Allison Gardner

Source: Glasgow Film Festival

Allison Gardner

“We’re putting our money where our mouth is,” says Allison Gardner, Glasgow Film Festival (GFF) co-director, as she fizzes with excitement about the line-up of films at this year’s festival – which opens with Adura Onashile’s Glasgow-shot Girl and closes with Nida Manzoor’s Sundance title Polite Society. Both are feature debuts and UK premieres.

“Our opening gala and closing gala are both directed by young women. We’re giving premiere slots to emerging talent. We’re setting out our stall,” she adds.

The festival starts today (March 1) and runs until March 12. The line-up features six world premieres, 16 European and international premieres and 70 UK premieres. “I really like Butcher’s Crossing, the Nicolas Cage film,” says Gardner. “The End Of Sex is great as well – film festivals tend not to have a lot of funnies in them, so it’s good to have some comedy. Rye Lane is like a modern When Harry Met Sally.”

Off the back of its buzzy world premiere at the Berlinale, Canadian filmmaker and actor Matt Johnson will be in town with the UK premiere of Blackberry, and will also revisit The Dirties in its 10th anniversary year. Johnson is also the executive producer on Therapy Dogs, which has its international premiere at GFF.

This year’s country in focus is Spain. “Rodrigo Sorogoyen’s The Beasts is absolutely phenomenal, and Pedro Almodovar says Alauda Ruiz de Azúa’s Lullaby is the greatest debut he’s ever seen,” says Gardner.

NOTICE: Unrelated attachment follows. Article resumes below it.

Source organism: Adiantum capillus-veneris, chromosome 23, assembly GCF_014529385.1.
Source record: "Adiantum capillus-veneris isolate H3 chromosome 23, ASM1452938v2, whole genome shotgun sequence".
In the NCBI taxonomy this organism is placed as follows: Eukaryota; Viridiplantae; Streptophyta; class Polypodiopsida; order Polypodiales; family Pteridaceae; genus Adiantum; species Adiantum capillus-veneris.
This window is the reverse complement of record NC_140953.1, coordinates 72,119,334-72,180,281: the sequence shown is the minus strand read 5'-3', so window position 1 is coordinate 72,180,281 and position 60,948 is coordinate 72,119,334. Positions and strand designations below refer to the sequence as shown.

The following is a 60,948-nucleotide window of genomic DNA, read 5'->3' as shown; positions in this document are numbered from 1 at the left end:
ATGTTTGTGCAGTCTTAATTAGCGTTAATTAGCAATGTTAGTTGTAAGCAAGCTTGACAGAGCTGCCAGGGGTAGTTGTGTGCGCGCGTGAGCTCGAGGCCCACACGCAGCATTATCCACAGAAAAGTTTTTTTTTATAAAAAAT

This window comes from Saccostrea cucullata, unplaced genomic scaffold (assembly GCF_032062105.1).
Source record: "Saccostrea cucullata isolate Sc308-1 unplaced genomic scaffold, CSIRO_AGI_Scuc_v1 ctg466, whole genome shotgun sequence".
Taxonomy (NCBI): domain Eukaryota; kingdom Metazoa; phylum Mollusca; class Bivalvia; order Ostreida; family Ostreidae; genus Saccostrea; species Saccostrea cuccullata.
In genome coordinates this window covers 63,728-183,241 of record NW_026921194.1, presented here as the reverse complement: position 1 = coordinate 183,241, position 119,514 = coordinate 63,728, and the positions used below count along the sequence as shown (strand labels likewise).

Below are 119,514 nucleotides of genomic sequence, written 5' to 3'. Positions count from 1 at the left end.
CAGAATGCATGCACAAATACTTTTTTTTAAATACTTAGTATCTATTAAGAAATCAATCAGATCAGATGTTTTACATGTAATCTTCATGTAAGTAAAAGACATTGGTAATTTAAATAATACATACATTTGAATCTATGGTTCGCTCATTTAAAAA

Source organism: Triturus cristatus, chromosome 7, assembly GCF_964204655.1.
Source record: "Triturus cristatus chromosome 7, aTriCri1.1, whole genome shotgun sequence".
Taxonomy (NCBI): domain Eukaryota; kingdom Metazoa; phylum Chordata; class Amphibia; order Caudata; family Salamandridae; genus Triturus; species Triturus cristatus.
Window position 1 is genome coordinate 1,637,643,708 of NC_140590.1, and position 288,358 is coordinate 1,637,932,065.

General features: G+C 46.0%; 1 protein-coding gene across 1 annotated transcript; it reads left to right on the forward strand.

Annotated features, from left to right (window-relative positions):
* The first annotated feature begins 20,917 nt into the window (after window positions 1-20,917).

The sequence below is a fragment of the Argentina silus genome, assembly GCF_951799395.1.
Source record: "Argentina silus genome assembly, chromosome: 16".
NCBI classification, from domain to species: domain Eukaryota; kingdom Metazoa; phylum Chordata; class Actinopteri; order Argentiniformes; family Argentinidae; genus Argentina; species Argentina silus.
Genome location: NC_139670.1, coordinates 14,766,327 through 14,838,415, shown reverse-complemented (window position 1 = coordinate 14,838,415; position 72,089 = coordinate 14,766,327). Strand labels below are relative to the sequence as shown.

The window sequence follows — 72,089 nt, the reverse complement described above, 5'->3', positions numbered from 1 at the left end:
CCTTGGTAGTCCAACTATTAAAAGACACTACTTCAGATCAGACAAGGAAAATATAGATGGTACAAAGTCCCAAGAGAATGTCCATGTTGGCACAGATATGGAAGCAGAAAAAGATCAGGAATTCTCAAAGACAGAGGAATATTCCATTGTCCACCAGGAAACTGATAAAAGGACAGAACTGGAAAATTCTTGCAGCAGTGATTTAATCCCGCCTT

“There are going to be more casualties”

Gardner is acutely aware of the challenges facing the festival and Glasgow Film Theatre (GFT), GFF’s home, of which Gardner is chief executive, with myriad financial pressures impacting the entire industry.

It is the first edition of GFF since the demise of fellow Scottish festival, the Edinburgh International Film Festival (EIFF) and its home cinema the Edinburgh Filmhouse (parent company the Centre for Moving Image went into administration in October of last year). It’s the first fully in-person edition, after 2021’s online and 2022’s hybrid editions. It’s also the last edition of the festival with Gardner’s co-director, Allan Hunter, who is stepping down after being in the role alongside Gardner since 2007.

A direct replacement for Hunter is looking unlikely. “I’m going to rethink and take a little bit of time. What the festival needs is more interesting young programmers. When Allan and I started in 2007, we weren’t sure how GFF was going to go. A lot of it was establishing and building bricks.

“I haven’t quite got the structure in my mind correct yet. Once this festival is over I need to be sitting in a dark room giving myself some headspace. It might be a different model, that might be freelancers or somebody who coordinates it all. Let’s be honest – a lot of it is based on budget. We haven’t had an increase in our core funding from Creative Scotland since 2015. It’s now 2023, so it’s effectively a cut. That’s the same as all regular funded organisations in Scotland, that’s not unique to us. There are funding challenges for all arts organisations.”